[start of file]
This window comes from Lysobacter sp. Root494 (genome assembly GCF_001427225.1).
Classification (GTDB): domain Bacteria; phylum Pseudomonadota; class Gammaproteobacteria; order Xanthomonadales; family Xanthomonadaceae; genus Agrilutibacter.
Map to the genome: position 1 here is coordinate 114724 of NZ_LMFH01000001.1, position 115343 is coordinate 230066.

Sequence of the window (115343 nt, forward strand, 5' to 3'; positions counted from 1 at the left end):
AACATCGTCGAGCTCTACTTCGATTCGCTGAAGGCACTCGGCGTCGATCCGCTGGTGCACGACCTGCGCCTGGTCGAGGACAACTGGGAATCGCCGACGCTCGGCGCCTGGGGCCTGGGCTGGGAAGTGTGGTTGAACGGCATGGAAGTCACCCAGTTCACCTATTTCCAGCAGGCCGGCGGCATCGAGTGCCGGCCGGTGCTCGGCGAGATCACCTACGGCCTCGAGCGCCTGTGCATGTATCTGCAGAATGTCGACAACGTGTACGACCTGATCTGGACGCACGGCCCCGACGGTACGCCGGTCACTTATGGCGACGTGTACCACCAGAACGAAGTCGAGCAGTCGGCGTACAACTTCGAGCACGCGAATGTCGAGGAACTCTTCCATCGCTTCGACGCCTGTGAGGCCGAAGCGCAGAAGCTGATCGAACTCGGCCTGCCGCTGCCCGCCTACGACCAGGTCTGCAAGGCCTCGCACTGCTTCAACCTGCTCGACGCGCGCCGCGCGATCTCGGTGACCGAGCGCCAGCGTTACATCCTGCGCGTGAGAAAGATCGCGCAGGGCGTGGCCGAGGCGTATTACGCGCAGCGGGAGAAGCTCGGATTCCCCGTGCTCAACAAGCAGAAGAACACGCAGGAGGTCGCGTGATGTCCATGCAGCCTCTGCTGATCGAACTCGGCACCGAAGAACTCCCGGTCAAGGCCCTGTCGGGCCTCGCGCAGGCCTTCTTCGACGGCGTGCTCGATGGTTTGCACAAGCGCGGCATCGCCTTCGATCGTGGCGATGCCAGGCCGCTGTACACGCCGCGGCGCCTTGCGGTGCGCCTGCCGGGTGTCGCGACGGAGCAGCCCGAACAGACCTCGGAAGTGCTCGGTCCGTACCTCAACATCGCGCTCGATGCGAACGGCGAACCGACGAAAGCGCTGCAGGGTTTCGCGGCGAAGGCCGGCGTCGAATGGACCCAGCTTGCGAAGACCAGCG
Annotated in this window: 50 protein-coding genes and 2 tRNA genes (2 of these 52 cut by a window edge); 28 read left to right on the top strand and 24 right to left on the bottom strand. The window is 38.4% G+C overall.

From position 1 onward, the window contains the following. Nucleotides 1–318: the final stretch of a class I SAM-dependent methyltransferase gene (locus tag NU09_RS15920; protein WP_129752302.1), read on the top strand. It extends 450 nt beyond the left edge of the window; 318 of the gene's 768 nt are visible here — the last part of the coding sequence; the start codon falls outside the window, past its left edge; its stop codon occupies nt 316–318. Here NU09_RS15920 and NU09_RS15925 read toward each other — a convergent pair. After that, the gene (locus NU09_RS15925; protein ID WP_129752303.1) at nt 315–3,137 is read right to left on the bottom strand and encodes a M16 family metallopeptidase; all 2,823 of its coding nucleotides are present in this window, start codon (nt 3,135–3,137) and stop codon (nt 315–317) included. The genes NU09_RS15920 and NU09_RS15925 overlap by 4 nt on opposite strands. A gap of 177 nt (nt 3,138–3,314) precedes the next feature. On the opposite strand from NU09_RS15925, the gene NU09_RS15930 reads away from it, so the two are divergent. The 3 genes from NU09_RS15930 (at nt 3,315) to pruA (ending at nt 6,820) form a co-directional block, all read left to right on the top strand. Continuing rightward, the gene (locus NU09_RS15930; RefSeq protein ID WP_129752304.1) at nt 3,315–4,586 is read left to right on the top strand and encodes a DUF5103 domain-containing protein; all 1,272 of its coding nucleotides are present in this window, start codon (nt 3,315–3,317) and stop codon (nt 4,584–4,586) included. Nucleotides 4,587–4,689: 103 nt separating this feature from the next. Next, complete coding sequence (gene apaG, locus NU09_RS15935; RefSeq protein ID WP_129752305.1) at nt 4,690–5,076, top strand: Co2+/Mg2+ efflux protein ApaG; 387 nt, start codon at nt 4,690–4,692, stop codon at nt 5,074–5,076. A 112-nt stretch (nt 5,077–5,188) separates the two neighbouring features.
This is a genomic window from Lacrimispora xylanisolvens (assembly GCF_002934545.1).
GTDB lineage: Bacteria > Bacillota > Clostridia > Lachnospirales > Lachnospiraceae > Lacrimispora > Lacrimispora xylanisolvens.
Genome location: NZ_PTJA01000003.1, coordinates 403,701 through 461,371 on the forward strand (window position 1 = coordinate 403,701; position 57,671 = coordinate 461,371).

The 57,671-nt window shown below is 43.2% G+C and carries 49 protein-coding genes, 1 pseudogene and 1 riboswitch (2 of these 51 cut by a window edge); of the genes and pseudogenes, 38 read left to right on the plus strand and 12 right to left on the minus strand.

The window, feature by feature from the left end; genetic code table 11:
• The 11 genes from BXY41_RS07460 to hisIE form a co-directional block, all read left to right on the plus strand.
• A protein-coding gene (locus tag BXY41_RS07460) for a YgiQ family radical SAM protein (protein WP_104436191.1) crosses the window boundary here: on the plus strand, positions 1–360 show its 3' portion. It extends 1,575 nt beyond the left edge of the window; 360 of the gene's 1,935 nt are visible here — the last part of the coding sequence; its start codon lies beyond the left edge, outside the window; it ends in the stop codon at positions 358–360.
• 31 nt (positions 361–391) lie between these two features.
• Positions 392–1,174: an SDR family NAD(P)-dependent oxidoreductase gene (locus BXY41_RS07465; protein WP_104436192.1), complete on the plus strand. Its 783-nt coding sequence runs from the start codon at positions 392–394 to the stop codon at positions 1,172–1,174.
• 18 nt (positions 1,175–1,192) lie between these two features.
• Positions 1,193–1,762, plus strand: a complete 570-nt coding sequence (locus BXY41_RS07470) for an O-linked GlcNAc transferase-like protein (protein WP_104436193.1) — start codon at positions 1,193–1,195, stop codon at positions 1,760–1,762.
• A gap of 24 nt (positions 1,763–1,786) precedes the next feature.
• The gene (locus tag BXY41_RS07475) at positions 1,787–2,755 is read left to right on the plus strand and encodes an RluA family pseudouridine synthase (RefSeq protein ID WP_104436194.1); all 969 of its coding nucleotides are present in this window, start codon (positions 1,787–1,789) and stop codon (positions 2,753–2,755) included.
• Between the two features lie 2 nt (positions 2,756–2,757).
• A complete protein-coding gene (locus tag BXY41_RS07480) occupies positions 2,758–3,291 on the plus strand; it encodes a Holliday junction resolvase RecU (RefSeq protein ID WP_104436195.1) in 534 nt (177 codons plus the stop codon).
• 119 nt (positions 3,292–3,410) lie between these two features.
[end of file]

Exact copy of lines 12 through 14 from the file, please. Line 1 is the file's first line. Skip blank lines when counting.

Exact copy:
The window, feature by feature from the left end; genetic code table 11:
• The 11 genes from BXY41_RS07460 to hisIE form a co-directional block, all read left to right on the plus strand.
• A protein-coding gene (locus tag BXY41_RS07460) for a YgiQ family radical SAM protein (protein WP_104436191.1) crosses the window boundary here: on the plus strand, positions 1–360 show its 3' portion. It extends 1,575 nt beyond the left edge of the window; 360 of the gene's 1,935 nt are visible here — the last part of the coding sequence; its start codon lies beyond the left edge, outside the window; it ends in the stop codon at positions 358–360.